Campus, world mourn Pope John Paul II’s death

Kori Koch

Marking the life and accomplishments of Pope John Paul II, many in the University community and around the world honored and prayed for the late pontiff, who died Saturday in Vatican City. He was 84 years old.

His health fleeting in recent weeks, the pope was the most traveled pontiff in history, visiting 125 countries since obtaining the position in 1978.

For years, his strength and condition appeared to deteriorate from multiple ailments and the onset of Parkinson’s disease.

His death Saturday induced sadness, relief and reflection from many of the approximately 1 billion Catholics around the world who entered a nine-day period of mourning before the next pope is determined.

Several University students and neighboring family members slowly filtered into St. Lawrence Catholic Church and Newman Center near campus Sunday morning for a service led by the Rev. Don Andre.

Many students involved in the church reflected on the pope’s life after hearing news of his death.

“I’m relieved to know his physical suffering is finally over,” said MaryAnne Bedtke, a Catholic College Student Group officer.

Jackie Oeth, a member of the group, said she’s sad for the pope’s death but not surprised.

“Status of the pope’s health was heavily covered in the news. I’m not horribly depressed; it’s almost comforting,” she said.

Petra Duecker, a group officer, said she believed the pope had a global influence on all Christian denominations.

“I think he’ll be remembered as a pope who fought for social justice. He pushed to make that a worldwide priority,” she said.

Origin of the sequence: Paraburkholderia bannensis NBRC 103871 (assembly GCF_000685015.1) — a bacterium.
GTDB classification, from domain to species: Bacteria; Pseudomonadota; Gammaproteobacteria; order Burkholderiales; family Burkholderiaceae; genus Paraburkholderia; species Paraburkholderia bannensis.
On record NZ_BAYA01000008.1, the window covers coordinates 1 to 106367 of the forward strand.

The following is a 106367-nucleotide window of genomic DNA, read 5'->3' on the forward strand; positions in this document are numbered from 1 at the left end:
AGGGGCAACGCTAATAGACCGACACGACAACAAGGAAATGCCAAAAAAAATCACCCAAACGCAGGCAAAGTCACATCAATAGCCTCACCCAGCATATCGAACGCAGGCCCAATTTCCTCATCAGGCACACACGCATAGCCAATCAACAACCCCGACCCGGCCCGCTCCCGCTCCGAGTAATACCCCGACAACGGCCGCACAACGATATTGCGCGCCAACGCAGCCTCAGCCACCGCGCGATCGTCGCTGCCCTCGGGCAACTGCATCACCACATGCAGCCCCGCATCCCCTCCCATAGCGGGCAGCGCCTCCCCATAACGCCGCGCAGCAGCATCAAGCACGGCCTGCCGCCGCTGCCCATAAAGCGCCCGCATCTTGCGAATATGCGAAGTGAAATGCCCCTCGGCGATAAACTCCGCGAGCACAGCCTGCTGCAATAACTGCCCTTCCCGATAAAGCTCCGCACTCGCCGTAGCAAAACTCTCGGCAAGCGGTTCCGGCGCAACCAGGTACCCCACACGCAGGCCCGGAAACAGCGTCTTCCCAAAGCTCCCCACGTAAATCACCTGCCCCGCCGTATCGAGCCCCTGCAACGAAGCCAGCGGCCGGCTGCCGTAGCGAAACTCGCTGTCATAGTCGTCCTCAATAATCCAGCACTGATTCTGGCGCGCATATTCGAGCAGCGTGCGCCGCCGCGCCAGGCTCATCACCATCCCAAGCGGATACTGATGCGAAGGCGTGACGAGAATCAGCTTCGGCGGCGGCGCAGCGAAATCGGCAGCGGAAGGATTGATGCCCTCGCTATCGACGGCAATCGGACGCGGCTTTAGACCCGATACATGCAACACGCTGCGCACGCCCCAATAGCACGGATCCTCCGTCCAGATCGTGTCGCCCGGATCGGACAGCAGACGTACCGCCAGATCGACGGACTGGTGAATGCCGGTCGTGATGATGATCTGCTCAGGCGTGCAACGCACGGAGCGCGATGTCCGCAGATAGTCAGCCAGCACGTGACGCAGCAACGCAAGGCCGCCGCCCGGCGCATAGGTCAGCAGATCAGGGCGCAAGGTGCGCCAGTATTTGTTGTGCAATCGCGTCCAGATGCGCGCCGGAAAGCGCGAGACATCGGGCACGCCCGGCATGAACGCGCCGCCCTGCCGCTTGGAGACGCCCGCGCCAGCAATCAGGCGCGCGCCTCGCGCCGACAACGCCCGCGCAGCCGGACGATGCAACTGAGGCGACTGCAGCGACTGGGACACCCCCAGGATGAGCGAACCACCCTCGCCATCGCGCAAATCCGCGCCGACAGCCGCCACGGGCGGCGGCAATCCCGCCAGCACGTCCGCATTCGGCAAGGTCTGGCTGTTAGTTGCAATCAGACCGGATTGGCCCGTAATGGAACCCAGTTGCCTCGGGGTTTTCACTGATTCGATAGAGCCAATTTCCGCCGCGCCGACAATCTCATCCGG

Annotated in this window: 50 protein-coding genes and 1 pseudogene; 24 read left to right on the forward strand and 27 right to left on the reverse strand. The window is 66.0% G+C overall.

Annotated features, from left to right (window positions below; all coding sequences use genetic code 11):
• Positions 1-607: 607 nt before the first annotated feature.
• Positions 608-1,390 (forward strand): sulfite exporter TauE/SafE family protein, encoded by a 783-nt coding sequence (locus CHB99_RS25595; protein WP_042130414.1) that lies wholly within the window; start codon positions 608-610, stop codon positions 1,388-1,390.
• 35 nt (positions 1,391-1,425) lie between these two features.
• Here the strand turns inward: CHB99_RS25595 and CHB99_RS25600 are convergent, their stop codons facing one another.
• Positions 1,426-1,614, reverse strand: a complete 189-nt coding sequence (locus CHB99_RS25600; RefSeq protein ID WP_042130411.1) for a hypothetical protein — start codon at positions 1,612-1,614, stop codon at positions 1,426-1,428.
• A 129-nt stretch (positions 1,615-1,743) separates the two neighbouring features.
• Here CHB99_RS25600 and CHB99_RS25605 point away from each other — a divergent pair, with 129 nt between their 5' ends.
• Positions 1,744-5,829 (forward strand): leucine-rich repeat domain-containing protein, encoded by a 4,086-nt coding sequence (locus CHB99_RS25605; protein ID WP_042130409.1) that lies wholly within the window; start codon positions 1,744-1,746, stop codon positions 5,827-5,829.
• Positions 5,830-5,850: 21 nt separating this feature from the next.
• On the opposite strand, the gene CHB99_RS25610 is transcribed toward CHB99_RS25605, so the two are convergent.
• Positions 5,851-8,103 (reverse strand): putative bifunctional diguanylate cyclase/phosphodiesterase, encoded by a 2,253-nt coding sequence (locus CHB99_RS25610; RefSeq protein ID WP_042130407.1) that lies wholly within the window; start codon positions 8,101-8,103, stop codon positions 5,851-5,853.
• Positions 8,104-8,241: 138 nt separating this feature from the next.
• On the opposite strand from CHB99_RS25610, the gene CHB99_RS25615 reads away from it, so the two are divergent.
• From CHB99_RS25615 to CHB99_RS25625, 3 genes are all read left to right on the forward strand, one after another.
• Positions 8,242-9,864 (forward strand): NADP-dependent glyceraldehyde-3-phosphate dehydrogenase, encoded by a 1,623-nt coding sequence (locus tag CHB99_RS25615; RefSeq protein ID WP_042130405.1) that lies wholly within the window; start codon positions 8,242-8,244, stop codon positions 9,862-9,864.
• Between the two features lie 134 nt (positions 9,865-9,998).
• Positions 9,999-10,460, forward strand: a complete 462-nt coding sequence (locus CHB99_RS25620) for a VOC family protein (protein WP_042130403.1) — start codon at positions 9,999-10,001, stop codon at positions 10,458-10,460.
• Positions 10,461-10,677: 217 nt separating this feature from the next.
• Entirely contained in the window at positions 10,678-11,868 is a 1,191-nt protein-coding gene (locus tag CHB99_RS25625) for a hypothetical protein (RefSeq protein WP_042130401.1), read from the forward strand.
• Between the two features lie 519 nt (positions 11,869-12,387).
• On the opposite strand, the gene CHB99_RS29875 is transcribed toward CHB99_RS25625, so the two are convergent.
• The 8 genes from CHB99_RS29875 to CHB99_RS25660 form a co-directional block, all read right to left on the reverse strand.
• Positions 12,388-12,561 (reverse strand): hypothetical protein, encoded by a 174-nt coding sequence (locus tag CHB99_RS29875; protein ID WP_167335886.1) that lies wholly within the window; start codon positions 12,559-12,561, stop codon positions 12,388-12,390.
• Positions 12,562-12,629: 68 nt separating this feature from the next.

Ryan Justen, another group member, said many people will remember the pope as well-traveled.

“The pope sought to bring people of third-world countries closer to God,” he said.

Justen said he will spend time reflecting on the late pope’s accomplishments as well as contemplating what will happen in the coming days.

Duecker said most young adults are very concerned about the future of the Roman Catholic Church.

First-year student Andrea Ahneman attends St. Lawrence Catholic Church and Newman Center weekly. She said she is uncertain how to react or what to expect because this was the only pope she ever knew.

John Watkins, a University English professor who is catholic, said he expects a new pope will be determined within two weeks.

“Modern conclaves (the traditional election procedure) are fairly short,” he said.

All eligible cardinals will assemble in Rome’s Sistine Chapel to vote on the next leader of the church. The voting will be based on a supermajority, which is two-thirds of the voters or more. If that doesn’t work after voting 20 times, the number of voting cardinals will be cut in half to try to get two-thirds of the smaller group to agree on a candidate.

Intense media surveillance in the final days of the pope’s life was not invasive, Watkins said.

“It was his last great lesson,” he said. “For ordinary Catholics living in first-world countries, death isn’t something typically seen. The media provided intimacy and openness, both of which I think the pope would have wanted.”

Oeth said the pope’s life should be celebrated.

“He left a long legacy of morals throughout his papacy,” she said. “He will be remembered as a moral leader across many religions, cultures and political parties.”

Oliver Nicholson, a professor of classical and Near Eastern studies, said the pope’s unique history separated him from nearly all his predecessors.

Nicholson, who is not a Roman Catholic, said he was speaking “as a sympathetic observer rather than an insider.”

“(The pope) had suffered deeply as a young man in Nazi-occupied Poland and then in Poland when it was behind the Iron Curtain,” Nicholson said. “His life experience, therefore, is different from that of any pope going back to the counter-reformation.”

Nicholson said the pope was also a man of great intellectual presence and was one of only a few non-Italians to hold the position.

Western Christians might have categorized the pope as particularly conservative, Nicholson said, but many did not understand the profoundly different experiences he was subject to.

“He has been a most remarkable man, and he’s shown immense strength,” Nicholson said.